Ways HIV Can Be Transmitted
Most people who get HIV get it through anal or vaginal sex, or sharing needles, syringes, or other drug injection equipment (for example, cookers). But there are powerful tools that can help prevent HIV transmission.
You can get HIV if you have anal sex with someone who has HIV without using protection (like condoms or medicine to treat or prevent HIV).
- Anal sex is the riskiest type of sex for getting or transmitting HIV.
- Being the receptive partner (bottom) is riskier for getting HIV than being the insertive partner (top).
- The bottom’s risk of getting HIV is very high because the rectum’s lining is thin and may allow HIV to enter the body during anal sex.
- The top is also at risk because HIV can enter the body through the opening at the tip of the penis (or urethra), the foreskin if the penis isn’t circumcised, or small cuts, scratches, or open sores anywhere on the penis.
You can get HIV if you have vaginal sex with someone who has HIV without using protection (like condoms or medicine to treat or prevent HIV).
- Vaginal sex is less risky for getting HIV than receptive anal sex.
- Either partner can get HIV during vaginal sex.
- Most women who get HIV get it from vaginal sex. HIV can enter a woman’s body during vaginal sex through the mucous membranes that line the vagina and cervix.
- Men can also get HIV during vaginal sex. This is because vaginal fluid and blood can carry HIV. Men get HIV through the opening at the tip of the penis (or urethra), the foreskin if the penis isn’t circumcised, or small cuts, scratches, or open sores anywhere on the penis.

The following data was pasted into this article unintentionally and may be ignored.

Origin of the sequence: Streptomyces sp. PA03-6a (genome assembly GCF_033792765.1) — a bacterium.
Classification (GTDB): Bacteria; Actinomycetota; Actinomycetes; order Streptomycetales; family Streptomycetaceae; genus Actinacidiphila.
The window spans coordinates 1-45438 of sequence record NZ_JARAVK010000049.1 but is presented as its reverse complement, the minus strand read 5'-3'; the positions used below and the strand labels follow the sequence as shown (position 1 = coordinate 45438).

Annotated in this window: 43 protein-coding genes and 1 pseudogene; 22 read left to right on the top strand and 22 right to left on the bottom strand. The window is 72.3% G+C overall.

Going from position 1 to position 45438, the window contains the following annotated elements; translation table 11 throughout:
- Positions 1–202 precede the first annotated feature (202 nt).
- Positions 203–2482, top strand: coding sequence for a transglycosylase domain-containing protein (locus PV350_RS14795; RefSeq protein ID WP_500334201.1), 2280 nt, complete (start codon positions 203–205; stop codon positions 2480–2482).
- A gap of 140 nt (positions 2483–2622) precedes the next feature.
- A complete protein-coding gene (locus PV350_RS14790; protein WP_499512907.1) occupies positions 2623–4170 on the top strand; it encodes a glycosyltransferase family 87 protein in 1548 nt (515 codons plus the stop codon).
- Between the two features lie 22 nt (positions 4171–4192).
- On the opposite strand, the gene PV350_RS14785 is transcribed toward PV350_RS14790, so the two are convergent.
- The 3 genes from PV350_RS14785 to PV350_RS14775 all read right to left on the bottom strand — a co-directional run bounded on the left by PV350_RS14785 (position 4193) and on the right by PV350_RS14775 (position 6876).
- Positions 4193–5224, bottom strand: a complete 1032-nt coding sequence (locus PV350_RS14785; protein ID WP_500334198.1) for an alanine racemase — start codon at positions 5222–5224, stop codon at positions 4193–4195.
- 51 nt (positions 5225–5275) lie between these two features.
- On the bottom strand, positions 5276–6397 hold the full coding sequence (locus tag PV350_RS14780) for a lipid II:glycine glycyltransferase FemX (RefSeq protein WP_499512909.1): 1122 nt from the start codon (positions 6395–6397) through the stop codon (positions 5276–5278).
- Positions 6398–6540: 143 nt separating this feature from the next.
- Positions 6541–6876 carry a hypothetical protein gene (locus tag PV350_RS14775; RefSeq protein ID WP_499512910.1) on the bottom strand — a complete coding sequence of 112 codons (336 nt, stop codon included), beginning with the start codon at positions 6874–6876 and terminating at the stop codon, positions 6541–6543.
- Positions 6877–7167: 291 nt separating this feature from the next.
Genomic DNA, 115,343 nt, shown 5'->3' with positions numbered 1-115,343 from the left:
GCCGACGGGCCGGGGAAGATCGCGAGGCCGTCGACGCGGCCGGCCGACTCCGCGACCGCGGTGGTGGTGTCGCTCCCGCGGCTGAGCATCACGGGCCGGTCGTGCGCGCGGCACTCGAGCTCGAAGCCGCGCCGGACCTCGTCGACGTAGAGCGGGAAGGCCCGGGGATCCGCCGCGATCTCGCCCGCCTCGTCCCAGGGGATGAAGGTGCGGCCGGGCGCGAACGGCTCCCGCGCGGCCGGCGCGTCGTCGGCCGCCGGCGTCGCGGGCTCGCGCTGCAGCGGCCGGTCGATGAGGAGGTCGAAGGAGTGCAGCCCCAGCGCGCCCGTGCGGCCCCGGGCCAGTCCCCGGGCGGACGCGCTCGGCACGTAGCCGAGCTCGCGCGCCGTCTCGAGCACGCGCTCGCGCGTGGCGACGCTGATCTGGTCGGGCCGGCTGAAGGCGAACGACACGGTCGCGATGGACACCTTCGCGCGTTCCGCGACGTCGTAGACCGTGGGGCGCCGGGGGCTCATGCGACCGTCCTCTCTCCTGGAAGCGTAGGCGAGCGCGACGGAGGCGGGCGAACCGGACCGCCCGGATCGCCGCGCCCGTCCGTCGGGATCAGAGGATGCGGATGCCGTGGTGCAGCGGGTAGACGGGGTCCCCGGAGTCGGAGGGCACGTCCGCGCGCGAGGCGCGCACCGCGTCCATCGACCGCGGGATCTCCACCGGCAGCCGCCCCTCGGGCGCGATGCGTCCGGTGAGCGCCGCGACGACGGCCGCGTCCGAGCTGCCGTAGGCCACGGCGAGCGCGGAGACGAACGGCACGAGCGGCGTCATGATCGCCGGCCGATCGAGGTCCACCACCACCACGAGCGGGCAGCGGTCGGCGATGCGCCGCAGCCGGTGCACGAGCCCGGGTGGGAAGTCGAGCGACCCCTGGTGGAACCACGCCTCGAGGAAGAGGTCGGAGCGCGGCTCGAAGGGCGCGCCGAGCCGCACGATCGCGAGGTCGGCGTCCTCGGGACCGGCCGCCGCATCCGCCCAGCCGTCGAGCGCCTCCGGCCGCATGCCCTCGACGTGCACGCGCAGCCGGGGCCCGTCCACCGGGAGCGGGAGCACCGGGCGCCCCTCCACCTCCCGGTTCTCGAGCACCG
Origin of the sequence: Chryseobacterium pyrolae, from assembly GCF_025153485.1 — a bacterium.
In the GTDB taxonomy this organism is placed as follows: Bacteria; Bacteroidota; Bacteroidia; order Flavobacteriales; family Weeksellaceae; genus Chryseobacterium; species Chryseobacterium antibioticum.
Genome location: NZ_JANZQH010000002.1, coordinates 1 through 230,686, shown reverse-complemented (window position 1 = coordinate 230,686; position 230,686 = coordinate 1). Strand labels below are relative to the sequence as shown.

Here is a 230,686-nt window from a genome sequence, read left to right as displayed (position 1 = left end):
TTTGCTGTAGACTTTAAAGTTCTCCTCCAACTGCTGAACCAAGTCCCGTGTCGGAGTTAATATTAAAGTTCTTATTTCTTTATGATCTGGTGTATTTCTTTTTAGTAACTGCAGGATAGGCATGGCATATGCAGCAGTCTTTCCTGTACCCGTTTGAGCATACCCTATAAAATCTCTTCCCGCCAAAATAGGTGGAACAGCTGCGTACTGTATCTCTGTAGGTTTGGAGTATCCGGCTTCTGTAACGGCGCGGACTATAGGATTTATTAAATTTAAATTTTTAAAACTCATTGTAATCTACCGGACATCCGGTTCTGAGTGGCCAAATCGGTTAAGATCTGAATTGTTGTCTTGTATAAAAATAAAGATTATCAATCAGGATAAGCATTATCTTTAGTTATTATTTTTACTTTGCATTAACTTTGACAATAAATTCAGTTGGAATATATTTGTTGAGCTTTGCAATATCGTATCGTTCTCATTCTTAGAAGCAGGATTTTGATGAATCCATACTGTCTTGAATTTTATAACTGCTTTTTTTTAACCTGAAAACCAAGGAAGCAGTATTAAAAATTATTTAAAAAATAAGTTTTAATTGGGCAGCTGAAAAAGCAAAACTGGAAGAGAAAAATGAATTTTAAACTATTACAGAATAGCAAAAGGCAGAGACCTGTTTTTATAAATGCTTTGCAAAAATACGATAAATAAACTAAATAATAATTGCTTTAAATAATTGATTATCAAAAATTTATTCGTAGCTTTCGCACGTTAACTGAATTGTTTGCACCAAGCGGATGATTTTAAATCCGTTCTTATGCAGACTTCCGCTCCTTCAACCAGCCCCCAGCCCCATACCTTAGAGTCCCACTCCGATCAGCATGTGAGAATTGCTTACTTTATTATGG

HIV can be transmitted from a mother to her baby during pregnancy, birth, or breastfeeding. However, it is less common because of advances in HIV prevention and treatment.
- This is called perinatal transmission or mother-to-child transmission.
- Mother-to-child transmission is the most common way that children get HIV.
- Recommendations to test all pregnant women for HIV and start HIV treatment immediately have lowered the number of babies who are born with HIV.
- If a mother with HIV takes HIV medicine daily as prescribed throughout pregnancy and childbirth, and gives HIV medicine to her baby for 4 to 6 weeks after giving birth, the risk of transmitting HIV to the baby can be less than 1%.
You are at high risk for getting HIV if you share needles, syringes, or other drug injection equipment (for example, cookers) with someone who has HIV. Never share needles or other equipment to inject drugs, hormones, steroids, or silicone.
- Used needles, syringes, and other injection equipment may have someone else’s blood on them, and blood can carry HIV.
- People who inject drugs are also at risk for getting HIV (and other sexually transmitted diseases) because they may engage in risky sexual behaviors like having sex without protection (such as condoms or medicine to prevent or treat HIV).
- You’re also at risk for getting hepatitis B and C, and other infections if you share needles, syringes, or other injection equipment.